The United Methodist Church's highest court declined two petitions attempting to get a ruling labeling the denomination's official stance against homosexuality unconstitutional.
In two memorandums issued last Friday, the United Methodist Judicial Council refused to rule on the requests of the California-Pacific Annual Conference and the Denmark Annual Conference.
At issue was the UMC Book of Discipline's declaration that homosexuality is "incompatible with Christian teaching."
"The Judicial Council has no jurisdiction to answer questions from an annual conference that do not relate to annual conference or the work therein," read Memo 1347.
"There is no showing in the record supplied that the request for a declaratory decision was germane to annual conference or the work therein, or that the request related to some action taken or to be taken by the Annual Conference."
The Council went on to note that for them to have jurisdiction "the question submitted for declaratory decision must have a direct and tangible effect on the work of the body submitting the petition."
Earlier this year at their official meetings, the Denmark Conference and the California-Pacific Conference approved similar measures calling on the Judicial Council to make a ruling as to the constitutionality of the UMC's position on homosexuality.
"The Denmark Conference, meeting in Copenhagen on May 13, approved a motion by the Rev. Jørgen Thaarup seeking a declaratory judgment by the court," reported the United Methodist News Service in June.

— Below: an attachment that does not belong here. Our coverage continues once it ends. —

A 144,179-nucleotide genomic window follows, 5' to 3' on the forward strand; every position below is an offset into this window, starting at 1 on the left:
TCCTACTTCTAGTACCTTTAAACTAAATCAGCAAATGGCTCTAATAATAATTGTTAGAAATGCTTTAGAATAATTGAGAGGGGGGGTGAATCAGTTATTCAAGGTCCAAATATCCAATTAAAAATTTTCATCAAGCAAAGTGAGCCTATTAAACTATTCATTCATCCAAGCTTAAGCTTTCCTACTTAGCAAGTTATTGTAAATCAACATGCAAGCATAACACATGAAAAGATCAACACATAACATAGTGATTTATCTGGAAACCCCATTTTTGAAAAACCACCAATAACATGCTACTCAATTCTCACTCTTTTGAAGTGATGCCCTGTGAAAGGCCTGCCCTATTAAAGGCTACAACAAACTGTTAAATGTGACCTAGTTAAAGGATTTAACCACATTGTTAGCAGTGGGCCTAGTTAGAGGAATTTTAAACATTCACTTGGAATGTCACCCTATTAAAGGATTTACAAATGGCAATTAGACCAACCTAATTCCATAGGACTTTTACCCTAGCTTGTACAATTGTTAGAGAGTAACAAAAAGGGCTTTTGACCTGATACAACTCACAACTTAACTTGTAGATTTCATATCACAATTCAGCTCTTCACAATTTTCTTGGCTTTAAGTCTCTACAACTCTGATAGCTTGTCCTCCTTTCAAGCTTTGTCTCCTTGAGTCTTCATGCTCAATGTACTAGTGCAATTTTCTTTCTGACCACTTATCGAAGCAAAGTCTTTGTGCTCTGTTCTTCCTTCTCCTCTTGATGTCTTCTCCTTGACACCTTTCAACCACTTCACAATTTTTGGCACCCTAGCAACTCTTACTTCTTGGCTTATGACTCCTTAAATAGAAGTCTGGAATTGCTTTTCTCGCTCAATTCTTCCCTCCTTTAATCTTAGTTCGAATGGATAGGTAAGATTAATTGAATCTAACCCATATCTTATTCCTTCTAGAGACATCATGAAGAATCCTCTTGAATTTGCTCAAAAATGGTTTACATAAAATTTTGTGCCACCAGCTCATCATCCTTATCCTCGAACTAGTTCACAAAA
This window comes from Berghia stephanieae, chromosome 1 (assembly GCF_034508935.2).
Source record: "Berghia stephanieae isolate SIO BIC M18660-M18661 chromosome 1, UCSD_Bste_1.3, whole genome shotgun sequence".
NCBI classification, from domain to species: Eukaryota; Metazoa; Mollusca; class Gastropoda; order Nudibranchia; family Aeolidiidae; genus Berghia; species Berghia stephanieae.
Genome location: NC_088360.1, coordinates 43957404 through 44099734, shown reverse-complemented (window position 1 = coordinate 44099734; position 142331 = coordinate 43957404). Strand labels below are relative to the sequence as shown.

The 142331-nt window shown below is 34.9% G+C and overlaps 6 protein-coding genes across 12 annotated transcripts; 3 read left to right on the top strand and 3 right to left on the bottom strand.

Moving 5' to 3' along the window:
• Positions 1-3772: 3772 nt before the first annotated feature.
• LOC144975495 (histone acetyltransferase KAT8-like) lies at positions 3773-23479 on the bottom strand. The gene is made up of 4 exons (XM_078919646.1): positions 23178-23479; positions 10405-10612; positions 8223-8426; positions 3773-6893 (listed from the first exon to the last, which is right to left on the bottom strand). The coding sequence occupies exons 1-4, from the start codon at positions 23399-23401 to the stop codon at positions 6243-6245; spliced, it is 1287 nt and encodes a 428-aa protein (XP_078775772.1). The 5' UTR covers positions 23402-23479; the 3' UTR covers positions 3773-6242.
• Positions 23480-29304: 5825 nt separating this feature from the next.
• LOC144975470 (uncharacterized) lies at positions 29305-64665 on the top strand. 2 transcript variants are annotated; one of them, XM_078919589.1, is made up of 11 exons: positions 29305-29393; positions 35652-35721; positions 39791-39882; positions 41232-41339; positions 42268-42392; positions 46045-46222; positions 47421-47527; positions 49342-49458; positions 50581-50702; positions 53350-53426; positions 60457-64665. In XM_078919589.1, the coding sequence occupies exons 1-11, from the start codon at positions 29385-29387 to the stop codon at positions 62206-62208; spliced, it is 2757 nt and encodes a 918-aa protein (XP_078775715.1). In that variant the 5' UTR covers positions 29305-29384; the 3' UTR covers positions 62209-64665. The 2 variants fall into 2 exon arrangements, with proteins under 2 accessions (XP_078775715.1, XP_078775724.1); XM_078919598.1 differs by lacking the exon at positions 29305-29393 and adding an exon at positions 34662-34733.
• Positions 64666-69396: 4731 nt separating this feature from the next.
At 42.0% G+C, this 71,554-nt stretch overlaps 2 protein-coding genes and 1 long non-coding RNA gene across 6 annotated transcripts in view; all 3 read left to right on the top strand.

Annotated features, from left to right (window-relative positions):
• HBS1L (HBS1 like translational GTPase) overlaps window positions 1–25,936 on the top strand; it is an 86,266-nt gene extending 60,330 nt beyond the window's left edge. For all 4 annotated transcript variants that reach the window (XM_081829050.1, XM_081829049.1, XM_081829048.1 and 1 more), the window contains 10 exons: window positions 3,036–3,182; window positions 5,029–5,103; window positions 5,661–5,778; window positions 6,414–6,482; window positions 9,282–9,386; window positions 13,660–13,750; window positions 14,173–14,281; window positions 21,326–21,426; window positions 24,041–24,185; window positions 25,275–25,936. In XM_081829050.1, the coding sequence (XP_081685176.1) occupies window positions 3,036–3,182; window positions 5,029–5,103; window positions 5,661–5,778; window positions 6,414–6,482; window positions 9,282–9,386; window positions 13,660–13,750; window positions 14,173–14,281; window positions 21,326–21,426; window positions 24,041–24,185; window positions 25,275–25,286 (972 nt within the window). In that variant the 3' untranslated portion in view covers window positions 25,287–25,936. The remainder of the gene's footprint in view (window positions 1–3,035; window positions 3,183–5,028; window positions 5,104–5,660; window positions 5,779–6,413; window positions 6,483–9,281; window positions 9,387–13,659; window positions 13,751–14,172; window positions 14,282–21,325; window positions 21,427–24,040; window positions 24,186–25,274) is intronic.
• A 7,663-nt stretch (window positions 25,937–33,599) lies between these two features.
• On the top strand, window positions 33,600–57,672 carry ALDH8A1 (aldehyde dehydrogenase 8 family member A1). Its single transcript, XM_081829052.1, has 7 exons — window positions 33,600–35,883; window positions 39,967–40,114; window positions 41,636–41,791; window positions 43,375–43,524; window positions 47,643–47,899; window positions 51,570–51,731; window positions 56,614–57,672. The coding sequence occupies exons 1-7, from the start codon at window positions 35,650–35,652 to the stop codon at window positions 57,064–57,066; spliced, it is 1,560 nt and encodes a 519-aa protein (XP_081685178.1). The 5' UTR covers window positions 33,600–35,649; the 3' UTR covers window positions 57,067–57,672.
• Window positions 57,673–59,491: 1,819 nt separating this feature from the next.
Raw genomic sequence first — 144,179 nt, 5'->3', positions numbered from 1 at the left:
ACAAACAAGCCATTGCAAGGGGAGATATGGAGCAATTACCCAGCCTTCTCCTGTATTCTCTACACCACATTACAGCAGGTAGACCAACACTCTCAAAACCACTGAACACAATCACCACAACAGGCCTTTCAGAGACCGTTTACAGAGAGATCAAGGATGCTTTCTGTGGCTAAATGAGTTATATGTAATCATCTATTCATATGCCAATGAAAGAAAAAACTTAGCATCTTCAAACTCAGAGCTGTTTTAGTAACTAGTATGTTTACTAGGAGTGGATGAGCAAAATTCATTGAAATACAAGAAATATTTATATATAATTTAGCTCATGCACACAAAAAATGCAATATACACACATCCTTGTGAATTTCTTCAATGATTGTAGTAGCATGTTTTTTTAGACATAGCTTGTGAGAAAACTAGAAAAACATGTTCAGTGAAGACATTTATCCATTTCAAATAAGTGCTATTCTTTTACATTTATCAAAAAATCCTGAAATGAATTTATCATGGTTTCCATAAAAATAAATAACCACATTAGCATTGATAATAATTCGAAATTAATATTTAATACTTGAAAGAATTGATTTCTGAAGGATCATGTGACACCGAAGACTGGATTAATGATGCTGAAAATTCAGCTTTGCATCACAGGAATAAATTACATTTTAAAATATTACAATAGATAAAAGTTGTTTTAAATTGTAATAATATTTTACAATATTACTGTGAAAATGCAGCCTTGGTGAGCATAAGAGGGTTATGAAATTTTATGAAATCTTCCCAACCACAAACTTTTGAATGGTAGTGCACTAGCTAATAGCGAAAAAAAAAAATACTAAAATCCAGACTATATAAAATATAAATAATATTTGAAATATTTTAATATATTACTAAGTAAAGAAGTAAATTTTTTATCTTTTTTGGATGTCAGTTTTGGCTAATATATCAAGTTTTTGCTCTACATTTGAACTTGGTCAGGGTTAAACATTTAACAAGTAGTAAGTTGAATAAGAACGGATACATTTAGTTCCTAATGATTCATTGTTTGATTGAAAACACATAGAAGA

"On June 17, the California-Pacific Conference approved a shorter but similar motion from the Rev. James Dwyer, a retired elder who attends Claremont (California) United Methodist Church. Dwyer said he had learned of Thaarup's effort and wanted the California-Pacific Conference to know about it too."
The attempt to get the Judicial Council to rule the "incompatible" language unconstitutional was the latest failed attempt by theologically liberal United Methodists to change the mainline denomination's official position against homosexuality and gay marriage.
John Lomperis of the theologically conservative Institute on Religion & Democracy argued in a recent entry on the organization's website that the conferences' requests were part of an overall change in strategy against the "incompatible" language.
"When I was in the very liberal environment of Harvard Divinity School, I found that people there had for the most part given up on earlier efforts to argue that the Bible does not really condemn consensual homosexual practice," wrote Lomperis.
"With that particular academic debate having been settled in favor of traditionalist interpretations, the broader efforts of seeking church approval for homosexual unions have moved on to other arguments, from more honestly attacking high views of biblical authority to arguing largely on the basis of emotions and subjective personal testimonials."